Loved Twice Grows was a blog written for Diablo Magazine.
The 2011 Threads of Hope–winning nonprofit has a new headquarters to clothe more babies, thanks to coverage and donations.
The last time Diablo checked in with Lisa Klein, founder of Loved Twice, she was a 2011 Threads of Hope award recipient, honored for her time spent collecting baby clothes to be distributed to those in need. With roughly 400 local volunteers in her corner, thousands of pounds of donated clothing were stored and sorted in the basement of her home.
Shortly after the Threads of Hope feature was released, Klein received a matching grant—one that would provide half of the money needed for a two-year lease of a new Loved Twice location. Through coverage in Diablo and O, The Oprah Magazine, as well as help from the Dean and Margaret Lesher Foundation of Walnut Creek, Klein was able to raise the matching funds and move into a 1,000-square-foot facility in May.
“I always thought I wanted a warehouse space, but being in a big, concrete, cold warehouse with big racks—it wasn’t part of our way,” Klein says. “The headquarters is definitely too beautiful to call a warehouse. It’s truly special.”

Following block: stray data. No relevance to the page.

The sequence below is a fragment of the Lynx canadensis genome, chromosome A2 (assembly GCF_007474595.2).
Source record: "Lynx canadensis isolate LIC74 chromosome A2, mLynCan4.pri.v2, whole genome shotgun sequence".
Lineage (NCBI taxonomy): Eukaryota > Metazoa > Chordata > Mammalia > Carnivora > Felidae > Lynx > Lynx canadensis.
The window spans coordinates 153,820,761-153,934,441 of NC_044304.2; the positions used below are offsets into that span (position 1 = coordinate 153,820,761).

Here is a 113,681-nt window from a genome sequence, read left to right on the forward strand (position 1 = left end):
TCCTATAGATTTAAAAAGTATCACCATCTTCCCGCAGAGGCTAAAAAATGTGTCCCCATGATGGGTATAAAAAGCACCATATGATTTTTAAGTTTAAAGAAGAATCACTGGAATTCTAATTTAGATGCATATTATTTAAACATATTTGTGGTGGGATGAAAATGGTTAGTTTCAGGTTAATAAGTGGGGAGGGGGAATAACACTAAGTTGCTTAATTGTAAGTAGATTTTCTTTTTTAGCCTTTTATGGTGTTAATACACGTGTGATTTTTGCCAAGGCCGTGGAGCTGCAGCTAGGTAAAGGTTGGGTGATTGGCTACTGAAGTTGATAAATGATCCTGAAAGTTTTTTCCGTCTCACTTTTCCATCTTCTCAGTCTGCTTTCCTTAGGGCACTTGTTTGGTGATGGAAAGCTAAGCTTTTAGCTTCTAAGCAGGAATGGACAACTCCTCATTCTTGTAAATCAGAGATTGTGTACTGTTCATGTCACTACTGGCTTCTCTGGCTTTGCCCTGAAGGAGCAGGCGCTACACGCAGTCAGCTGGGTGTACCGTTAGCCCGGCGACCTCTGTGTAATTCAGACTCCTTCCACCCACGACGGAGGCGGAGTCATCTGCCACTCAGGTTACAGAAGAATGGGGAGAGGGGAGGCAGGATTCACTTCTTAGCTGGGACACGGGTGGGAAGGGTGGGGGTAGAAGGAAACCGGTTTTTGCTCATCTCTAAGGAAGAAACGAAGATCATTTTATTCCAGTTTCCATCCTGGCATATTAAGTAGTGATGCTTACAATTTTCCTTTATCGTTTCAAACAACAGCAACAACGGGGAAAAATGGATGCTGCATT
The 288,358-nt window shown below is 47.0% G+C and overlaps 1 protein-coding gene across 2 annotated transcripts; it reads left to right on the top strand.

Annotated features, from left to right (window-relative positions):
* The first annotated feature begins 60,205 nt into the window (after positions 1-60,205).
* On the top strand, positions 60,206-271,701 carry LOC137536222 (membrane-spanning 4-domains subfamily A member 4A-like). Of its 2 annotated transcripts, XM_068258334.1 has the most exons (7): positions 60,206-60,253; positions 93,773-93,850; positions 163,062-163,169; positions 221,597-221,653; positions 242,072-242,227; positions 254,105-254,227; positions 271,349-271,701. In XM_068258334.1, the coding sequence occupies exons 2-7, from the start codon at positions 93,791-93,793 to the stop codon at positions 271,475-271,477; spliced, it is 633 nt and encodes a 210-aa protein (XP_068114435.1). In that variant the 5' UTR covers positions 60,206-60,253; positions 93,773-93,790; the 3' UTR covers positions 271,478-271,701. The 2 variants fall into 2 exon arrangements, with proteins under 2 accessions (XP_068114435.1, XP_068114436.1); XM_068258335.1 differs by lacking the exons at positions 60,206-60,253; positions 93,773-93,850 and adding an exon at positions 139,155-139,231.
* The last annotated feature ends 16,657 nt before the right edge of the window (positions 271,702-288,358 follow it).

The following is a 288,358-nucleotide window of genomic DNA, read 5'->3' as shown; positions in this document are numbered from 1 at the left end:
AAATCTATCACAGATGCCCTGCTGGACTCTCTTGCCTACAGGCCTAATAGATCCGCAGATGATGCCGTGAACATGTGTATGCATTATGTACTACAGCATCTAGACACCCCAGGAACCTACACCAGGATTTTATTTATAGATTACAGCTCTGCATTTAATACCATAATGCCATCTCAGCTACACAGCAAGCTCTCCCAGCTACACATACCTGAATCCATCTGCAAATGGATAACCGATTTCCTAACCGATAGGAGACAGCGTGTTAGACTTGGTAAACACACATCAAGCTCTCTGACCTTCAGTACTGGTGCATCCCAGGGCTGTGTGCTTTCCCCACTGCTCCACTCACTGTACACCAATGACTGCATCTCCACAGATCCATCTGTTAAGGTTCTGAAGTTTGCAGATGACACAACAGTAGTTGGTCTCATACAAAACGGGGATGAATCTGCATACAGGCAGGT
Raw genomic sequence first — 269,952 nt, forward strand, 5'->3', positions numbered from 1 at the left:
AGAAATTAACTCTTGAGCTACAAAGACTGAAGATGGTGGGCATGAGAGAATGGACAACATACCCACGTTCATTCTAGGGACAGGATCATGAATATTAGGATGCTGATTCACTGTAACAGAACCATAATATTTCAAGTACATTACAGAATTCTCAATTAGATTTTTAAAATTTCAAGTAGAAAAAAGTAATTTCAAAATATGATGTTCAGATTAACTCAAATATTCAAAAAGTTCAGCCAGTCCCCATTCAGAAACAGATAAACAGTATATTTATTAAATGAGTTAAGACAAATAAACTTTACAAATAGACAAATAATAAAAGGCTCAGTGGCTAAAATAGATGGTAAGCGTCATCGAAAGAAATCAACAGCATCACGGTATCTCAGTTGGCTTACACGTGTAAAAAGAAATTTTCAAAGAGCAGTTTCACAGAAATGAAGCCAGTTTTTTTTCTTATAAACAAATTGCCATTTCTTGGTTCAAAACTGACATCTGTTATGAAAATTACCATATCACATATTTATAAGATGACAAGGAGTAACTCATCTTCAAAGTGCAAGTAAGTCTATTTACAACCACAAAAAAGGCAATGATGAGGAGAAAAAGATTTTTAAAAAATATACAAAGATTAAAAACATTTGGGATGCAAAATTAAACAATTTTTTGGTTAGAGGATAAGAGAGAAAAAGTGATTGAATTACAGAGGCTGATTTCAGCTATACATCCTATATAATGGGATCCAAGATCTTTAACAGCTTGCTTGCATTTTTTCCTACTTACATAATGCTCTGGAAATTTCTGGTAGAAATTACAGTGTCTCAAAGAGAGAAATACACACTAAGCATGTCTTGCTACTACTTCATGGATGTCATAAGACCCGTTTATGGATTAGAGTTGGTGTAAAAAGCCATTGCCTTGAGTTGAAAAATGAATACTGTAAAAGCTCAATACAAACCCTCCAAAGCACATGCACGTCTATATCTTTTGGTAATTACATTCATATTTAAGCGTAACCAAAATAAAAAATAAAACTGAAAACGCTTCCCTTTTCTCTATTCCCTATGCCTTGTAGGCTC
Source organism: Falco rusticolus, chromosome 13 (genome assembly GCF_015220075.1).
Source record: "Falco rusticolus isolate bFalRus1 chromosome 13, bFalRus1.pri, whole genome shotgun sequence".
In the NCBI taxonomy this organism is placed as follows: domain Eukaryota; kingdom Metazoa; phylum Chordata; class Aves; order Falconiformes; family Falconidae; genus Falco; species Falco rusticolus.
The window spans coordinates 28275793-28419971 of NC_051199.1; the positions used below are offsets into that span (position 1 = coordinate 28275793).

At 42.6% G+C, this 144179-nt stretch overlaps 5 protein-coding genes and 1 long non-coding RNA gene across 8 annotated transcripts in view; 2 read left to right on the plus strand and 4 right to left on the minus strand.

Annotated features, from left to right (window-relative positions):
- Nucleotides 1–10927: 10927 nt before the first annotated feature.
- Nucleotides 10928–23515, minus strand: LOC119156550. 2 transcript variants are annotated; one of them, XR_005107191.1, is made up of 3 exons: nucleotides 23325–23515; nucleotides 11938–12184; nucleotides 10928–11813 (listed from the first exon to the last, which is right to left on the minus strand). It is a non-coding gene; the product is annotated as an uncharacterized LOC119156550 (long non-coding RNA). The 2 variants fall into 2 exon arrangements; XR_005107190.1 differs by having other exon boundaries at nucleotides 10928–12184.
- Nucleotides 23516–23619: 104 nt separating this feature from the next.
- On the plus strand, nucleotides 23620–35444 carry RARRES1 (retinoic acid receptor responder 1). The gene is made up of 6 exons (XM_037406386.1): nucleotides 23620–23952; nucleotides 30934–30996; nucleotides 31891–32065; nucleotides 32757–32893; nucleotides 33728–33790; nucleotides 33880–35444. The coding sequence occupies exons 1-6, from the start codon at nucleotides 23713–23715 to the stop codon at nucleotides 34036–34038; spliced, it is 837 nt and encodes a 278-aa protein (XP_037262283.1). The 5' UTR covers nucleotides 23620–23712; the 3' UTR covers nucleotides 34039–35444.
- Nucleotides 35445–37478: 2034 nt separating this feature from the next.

No longer is her basement a makeshift storage facility, as the new location, voluntarily designed and remodeled by Oakland’s Canyon Design Build free of charge, provides the space necessary for Klein and volunteers to work efficiently, hold sorting parties, and get as much baby clothing as possible out to social service agencies in the area.
“It’s a comforting place where volunteers can come with their kids and they can sort and they can feel good about what they did that day: box clothes for newborns in need,” Klein says.
The next step for Loved Twice is to raise enough funding to hire a program coordinator to help organize volunteers and distribution, as Klein is the only full-time staff member.
Despite this lack of full-time staff, Loved Twice is going national, with branches run by volunteers popping up across the country. These are simply people who read about Loved Twice, held their own sorting parties or clothing drives using the instructions on the nonprofit’s website, and found they were dedicated enough to continue.
“Not only are we helping Bay Area newborns in need,” Klein says. “I think the success of the Threads of Hope award brought Loved Twice to a bigger, national level.”
With a big move and bigger plans still, Klein still always goes back to Loved Twice’s ultimate goal: clothing babies.
“I am ready and passionate to do more,” she says. “Clearly, I have the passion, and it’s not going anywhere.”
To learn more about Loved Twice, check out the 2011 Threads of Hope feature on Lisa Klein.